“Where there is a shortage of priests, the catechists are also entrusted with the pastoral guidance of the little community separated from the center. Often, they are called to witness to their faith by harsh trials and painful privations.”
“The history of evangelization past and present attests to their constancy even to the giving of life itself. Catechists are truly the pride of the missionary Church!”
In his 2020 post-synodal apostolic exhortation Querida Amazonia, Pope Francis said that there was a need to strengthen lay leadership in the Amazon region.
He wrote: “A Church of Amazonian features requires the stable presence of mature and lay leaders endowed with authority and familiar with the languages, cultures, spiritual experience and communal way of life in the different places, but also open to the multiplicity of gifts that the Holy Spirit bestows on every one. For wherever there is a particular need, he has already poured out the charisms that can meet it.”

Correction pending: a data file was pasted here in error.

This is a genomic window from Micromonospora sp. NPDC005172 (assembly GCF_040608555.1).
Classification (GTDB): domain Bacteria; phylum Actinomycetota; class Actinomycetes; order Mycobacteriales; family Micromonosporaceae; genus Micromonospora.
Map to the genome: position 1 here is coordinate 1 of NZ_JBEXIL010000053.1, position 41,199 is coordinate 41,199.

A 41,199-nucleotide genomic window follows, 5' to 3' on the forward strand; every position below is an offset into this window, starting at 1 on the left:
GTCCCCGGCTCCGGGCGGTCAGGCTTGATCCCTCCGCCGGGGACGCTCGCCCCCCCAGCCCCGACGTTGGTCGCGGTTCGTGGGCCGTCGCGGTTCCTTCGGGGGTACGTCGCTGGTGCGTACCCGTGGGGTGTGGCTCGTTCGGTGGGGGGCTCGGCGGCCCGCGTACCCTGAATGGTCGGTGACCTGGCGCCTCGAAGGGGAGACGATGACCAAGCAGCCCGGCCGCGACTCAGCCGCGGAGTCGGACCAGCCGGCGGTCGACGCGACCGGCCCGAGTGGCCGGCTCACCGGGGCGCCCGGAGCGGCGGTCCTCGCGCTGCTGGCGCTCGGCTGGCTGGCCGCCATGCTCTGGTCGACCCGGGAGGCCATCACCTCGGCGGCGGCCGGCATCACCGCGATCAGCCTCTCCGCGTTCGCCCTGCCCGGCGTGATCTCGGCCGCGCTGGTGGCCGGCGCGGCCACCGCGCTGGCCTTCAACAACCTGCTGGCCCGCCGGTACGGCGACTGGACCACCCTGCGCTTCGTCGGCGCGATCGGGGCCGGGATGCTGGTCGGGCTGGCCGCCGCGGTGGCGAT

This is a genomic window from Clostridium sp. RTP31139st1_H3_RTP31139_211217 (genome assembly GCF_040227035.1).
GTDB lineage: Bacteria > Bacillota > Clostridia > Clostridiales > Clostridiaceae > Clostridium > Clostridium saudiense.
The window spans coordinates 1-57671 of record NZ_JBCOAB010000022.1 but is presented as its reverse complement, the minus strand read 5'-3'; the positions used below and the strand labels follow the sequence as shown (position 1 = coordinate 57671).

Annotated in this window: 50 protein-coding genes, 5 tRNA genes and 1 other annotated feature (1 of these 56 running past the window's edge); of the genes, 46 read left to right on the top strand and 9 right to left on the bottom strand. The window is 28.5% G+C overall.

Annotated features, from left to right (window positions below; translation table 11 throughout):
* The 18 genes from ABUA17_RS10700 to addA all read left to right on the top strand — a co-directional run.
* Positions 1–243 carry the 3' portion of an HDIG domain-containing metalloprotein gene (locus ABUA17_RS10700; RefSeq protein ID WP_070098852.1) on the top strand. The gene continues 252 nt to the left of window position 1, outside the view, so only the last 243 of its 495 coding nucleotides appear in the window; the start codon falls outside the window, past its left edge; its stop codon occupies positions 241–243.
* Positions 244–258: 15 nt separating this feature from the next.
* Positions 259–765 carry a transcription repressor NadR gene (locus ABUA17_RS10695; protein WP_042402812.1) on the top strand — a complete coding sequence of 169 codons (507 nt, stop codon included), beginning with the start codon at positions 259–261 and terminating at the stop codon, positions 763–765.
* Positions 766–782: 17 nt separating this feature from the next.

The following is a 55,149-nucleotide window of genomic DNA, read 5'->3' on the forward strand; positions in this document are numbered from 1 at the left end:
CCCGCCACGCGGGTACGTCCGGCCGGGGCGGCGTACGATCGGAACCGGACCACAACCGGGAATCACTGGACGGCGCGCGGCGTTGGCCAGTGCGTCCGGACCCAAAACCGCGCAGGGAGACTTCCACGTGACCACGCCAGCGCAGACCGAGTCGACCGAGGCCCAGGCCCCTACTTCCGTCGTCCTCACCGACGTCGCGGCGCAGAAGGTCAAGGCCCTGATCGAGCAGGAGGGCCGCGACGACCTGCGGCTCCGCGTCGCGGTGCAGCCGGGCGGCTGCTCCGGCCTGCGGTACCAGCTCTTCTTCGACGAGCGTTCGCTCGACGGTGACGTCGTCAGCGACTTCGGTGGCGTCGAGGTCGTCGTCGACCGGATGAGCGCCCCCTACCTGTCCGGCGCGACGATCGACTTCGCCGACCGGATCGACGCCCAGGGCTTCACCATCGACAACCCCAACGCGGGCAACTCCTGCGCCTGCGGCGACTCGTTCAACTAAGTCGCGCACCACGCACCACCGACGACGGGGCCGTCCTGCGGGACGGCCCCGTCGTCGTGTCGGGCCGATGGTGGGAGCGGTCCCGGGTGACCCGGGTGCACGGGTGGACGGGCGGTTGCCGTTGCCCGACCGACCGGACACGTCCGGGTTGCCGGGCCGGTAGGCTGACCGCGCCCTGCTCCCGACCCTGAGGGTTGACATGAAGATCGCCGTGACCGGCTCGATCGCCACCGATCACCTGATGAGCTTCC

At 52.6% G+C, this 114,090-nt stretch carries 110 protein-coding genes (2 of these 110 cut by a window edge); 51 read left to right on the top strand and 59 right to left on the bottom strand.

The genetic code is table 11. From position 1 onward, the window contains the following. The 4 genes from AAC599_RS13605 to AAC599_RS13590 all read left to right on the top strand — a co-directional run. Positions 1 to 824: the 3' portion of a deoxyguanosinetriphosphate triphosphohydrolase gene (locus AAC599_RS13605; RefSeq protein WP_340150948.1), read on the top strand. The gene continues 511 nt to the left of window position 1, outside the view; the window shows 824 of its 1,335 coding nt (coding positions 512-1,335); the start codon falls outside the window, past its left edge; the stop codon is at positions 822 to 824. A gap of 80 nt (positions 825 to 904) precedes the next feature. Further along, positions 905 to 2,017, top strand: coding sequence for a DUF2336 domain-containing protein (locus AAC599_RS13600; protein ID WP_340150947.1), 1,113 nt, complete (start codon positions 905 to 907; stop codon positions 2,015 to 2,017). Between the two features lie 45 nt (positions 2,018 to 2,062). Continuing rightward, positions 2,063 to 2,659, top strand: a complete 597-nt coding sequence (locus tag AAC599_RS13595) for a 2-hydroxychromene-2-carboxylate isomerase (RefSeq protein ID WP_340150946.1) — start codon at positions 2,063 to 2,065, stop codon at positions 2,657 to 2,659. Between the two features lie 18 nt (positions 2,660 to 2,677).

“This requires the Church to be open to the Spirit’s boldness, to trust in, and concretely to permit, the growth of a specific ecclesial culture that is distinctively lay. The challenges in the Amazon region demand of the Church a special effort to be present at every level, and this can only be possible through the vigorous, broad and active involvement of the laity.”
In January this year, the pope issued a motu proprio, Spiritus Domini, changing canon law to allow women to serve as lectors and acolytes.
Lector and acolyte are publicly recognized ministries instituted by the Church. The roles were once considered “minor orders” in the tradition of the Church and were changed to ministries by Pope Paul VI.